This is an excerpt of On Assignment, education writer Theresa Harrington's blog on Contra Costa County schools. Read more and post comments at IBABuzz.com/onassignment. Follow her at Twitter.com/tunedtotheresa.

Nov. 30

Alarm bells are ringing throughout the state over the shockingly high costs taxpayers in the Poway district in Southern California are paying to finance $105 million in school construction bonds: $1 billion through 2051.

A recent Los Angeles Times analysis highlighted a growing controversy over the use of capital appreciation bonds, known as CABS, to finance school construction. In contrast to more traditional current interest bonds, CABS delay repayment for years or even decades, resulting in much higher interest and total costs to homeowners.

These concerns are not new in Contra Costa County, where many Mt. Diablo district residents have been alarmed about the potentially high costs trustees saddled them with when they placed a $348 million bond measure on the June 2010 ballot.

Poway provides a cautionary tale for trustees and district officials who may place a higher value on immediate school upgrades than on taxpayers' pocketbooks.

And the Mt. Diablo district provides a similar cautionary tale for district officials and boards who may be inclined to rely so heavily on bond campaign consultants, underwriters, financial advisers and their legal counsel that they forget to include the public in their decision-making.

Like Poway, Mt. Diablo officials promised voters that if they approved a new $348 million bond measure their tax rates wouldn't increase over what they were already paying on a previous bond. But, in Mt. Diablo's case, district officials failed to inform voters in a campaign poll -- and at the board meeting where trustees voted to place the bond measure on the ballot -- that the trade off for keeping the tax rate low could cost taxpayers as much as $1.8 billion over 40 years.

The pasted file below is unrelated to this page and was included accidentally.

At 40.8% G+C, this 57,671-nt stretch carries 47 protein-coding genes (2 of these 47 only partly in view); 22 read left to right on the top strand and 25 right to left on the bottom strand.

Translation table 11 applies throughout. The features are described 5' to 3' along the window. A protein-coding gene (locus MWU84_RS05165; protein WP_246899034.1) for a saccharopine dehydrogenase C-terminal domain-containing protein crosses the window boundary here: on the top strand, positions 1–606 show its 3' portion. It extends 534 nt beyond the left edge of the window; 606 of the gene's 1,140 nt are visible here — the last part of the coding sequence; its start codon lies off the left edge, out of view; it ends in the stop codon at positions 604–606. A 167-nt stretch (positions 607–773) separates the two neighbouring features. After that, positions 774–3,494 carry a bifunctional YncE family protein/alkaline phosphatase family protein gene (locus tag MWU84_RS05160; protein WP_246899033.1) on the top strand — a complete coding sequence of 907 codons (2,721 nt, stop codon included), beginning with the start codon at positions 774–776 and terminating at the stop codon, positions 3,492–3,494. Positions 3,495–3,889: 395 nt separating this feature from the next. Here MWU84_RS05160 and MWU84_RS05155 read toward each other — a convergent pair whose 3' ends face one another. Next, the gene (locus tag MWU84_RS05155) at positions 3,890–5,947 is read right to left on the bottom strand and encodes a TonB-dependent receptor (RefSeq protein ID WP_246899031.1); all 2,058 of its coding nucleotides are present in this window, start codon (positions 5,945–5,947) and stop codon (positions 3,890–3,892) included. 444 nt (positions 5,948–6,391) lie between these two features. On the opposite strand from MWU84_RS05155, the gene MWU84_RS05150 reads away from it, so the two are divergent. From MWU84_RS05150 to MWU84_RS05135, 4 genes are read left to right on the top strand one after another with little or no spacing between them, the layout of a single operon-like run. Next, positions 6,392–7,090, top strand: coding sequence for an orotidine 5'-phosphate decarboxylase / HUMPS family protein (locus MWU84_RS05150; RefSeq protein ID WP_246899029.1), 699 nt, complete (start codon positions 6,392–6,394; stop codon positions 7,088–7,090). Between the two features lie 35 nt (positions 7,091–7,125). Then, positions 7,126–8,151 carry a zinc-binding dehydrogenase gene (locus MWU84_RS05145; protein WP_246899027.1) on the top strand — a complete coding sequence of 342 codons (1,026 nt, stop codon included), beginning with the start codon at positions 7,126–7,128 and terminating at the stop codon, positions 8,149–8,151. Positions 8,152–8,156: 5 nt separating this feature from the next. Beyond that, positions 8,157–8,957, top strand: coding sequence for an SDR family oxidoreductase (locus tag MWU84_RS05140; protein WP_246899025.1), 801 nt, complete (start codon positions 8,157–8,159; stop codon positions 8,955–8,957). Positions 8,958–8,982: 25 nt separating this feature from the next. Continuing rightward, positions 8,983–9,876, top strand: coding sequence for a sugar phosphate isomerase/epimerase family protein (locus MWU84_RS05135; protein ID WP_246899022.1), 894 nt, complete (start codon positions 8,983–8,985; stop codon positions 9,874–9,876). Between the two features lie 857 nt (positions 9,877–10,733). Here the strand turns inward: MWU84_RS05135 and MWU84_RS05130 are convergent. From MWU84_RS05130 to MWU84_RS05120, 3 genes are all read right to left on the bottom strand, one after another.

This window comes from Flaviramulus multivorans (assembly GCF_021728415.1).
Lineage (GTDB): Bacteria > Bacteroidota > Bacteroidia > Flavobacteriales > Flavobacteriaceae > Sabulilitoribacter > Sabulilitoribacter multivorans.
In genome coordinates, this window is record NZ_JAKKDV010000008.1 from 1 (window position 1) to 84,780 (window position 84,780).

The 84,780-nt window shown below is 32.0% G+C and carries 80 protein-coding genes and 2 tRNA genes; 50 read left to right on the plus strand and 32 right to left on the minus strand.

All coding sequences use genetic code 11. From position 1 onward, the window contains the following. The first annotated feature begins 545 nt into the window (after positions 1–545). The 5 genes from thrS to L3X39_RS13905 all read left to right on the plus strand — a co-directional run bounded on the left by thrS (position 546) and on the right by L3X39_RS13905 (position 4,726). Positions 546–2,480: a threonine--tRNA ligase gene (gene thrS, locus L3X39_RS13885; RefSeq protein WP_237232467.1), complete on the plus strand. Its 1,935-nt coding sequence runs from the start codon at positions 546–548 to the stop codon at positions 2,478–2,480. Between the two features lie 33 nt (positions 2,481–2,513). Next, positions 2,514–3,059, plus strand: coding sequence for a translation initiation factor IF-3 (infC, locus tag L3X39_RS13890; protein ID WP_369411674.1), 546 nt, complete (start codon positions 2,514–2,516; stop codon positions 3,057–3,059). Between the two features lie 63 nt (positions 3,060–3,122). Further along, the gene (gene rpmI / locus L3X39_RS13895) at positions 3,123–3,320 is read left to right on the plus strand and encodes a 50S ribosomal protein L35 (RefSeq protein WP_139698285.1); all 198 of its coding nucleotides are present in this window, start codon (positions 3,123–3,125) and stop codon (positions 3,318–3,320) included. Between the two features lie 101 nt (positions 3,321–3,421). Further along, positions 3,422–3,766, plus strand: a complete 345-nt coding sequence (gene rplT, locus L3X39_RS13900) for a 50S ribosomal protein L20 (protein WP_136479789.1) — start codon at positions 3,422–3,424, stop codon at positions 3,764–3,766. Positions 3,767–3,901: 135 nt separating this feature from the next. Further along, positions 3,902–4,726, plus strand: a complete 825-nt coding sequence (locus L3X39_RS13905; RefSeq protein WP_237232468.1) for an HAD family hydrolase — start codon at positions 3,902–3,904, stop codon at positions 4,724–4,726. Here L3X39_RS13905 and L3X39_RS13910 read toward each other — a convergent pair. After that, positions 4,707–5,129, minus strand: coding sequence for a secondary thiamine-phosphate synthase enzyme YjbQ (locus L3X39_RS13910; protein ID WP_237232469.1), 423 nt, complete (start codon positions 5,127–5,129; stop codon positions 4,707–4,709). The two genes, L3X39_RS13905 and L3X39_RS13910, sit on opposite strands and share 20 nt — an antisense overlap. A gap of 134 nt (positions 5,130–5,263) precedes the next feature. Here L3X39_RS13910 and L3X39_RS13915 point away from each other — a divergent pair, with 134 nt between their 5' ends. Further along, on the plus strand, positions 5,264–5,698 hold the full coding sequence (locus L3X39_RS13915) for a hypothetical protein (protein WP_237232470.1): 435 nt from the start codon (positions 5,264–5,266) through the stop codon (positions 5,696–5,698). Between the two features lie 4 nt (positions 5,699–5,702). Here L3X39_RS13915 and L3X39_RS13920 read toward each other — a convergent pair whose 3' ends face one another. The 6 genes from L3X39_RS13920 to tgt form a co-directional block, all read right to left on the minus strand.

In fact, the board didn't publicly discuss its financing plan at all. Instead, the superintendent and a few trustees met with campaign consultants, a financial adviser and bond underwriters (who contributed to the campaign) to hatch a plan they apparently figured no one would question.

It wasn't until the Contra Costa Times' editorial board asked to see a spreadsheet outlining the repayment plan that the potentially exorbitant costs came to light. By that time, it was too late to change the way the bond was structured.

In 2010, the district issued nearly $3 million in CABS, with a repayment cost of about $9.7 million over 11.9 years, or about 3.2 times the amount issued. Then in 2010, the district issued $943,582 worth of CABS with better repayment terms -- about twice the amount issued, or $1.8 million over 7.3 years.

Residents who had been watching closely -- including members of local taxpayer groups -- rose up to put the brakes on future CABS, which they feared could have much worse terms. They asked the board to reverse itself, increase tax rates and agree to issue only current interest bonds in the future.

Trustees could have avoided this dilemma if they had openly discussed the bond financing in the first place.

In a split vote, the board agreed to go back on its word, saying the tax rate extension had been a political promise, which wasn't legally binding.

When the November board elections rolled around, one longtime incumbent decided to step down.

The other incumbent, board president Sherry Whitmarsh, was soundly defeated by two challengers.

Charles Ramsey, board president in the West Contra Costa district, said it's possible the Mt. Diablo board's flip-flop cost Whitmarsh the election. Although West Contra Costa has also issued two CABS, Ramsey distinguishes his district from Mt. Diablo and Poway, saying his board never promised not to increase tax rates when they went out for new bond measures.

Instead, he said, West Contra Costa voters have been willing to pay higher tax rates, which will enable the district not to issue any more CABS in the future. He also pointed out that the district's most recent bond campaign didn't accept any money from bond underwriters or financial advisers.

"How many districts can say that?" he asked.